Release Title: Immament
Genre: Melodic Death Metal
3. Behind the Vivid Light
4. A Thousand Cuts
5. I Forgive You
6. Tid for hämnd
Furthering their own independent voice, Swedish melodic death metallers Chine continue to make inroads in the scene since their change-over into a technical and aggressive blend enriched with dark harmonies that were introduced into their sound. With the group now joined by bassist Tommy Erichson, guitar virtuoso Jokke Petterson and extreme singer Ola Svensson, their third full-length effort was independently released July 1, 2016.
Once this one gets going, this one tends to run through the more melodic, mid-tempo series of styles associated with the melodic death metal genre which manages to incorporate the album’s penchant for stuttering, chug-heavy metalcore-influenced riffing quite dominantly throughout here. There’s a heavy incorporation of thumping heavy breakdowns and even industrial-flavored keyboards added into that riffing style which is infused with those chugging riffs which is then played at quite a few varied tempos and paces which gives this somewhat a semblance of variety as there’s a bit of something for all fans of these particular styles that’s covered throughout here. Though that does leave this with a highly simplistic melody-heavy sound, there’s not much else working here for the band as this presents the album with several flaws. The biggest issue here is the fact that the album never really presents much of a dynamic at all within this one as it’s mostly just a solely simplistic take on the style which really continues on without much change throughout that’s really obvious here. Even more to the point, it’s all pretty simplistic-styled chugging that’s not all that popular anymore with the short-changed, stuttering rhythms coming off as part of the metalcore scene from about a decade previous which makes the album sound far less original than it really should. That sounds far less interesting as well with the industrial keyboards charging away with the melodic harmonies as well, keeping them prominent in the rhythms though there’s some rather troubling nature with that style. Even still, there’s not a whole lot elsewhere beyond this factor.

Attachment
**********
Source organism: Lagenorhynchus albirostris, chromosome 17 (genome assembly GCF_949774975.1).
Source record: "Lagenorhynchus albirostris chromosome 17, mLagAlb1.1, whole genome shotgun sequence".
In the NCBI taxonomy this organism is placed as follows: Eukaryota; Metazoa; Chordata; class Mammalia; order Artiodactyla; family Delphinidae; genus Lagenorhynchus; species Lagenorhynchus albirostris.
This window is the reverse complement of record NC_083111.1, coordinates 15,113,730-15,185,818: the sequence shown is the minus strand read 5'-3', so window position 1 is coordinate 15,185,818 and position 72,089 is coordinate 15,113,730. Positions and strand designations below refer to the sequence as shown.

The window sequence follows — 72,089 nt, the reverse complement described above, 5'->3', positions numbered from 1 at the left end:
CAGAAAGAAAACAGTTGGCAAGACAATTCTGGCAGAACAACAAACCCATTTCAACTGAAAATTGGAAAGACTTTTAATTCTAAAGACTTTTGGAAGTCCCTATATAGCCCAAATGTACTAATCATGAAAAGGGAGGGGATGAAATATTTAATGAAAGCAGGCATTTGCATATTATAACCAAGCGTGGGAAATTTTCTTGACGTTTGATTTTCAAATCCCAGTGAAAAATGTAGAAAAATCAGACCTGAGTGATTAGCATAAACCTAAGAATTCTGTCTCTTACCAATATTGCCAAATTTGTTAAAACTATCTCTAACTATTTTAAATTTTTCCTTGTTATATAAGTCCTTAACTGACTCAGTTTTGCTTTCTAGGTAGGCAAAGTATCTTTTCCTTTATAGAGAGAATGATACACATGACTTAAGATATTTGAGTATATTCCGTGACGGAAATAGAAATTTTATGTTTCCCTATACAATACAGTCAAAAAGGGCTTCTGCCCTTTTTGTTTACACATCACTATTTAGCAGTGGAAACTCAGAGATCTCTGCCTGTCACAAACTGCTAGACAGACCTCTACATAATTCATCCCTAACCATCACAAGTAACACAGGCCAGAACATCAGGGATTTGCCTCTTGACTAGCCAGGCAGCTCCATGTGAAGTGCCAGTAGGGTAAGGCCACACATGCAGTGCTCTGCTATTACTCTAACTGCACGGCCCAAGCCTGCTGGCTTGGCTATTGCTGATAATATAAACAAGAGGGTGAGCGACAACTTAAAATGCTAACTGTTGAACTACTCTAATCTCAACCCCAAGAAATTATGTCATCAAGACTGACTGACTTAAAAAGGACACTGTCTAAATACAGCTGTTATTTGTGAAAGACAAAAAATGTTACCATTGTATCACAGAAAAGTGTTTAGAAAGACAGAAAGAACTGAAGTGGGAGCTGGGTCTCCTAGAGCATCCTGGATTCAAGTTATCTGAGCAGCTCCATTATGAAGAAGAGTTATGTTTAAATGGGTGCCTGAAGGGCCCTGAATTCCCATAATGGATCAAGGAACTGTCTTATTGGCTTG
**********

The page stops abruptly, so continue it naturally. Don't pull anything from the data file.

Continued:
Despite the fact that there’s some rather bland work here that comes from it employing uninspired riffing with some pretty overdone keyboards that turns this into rather rudimentary work, there’s still some rather decent material on display that makes this somewhat appealing only for the most devout fan of melodic death metal/metalcore.
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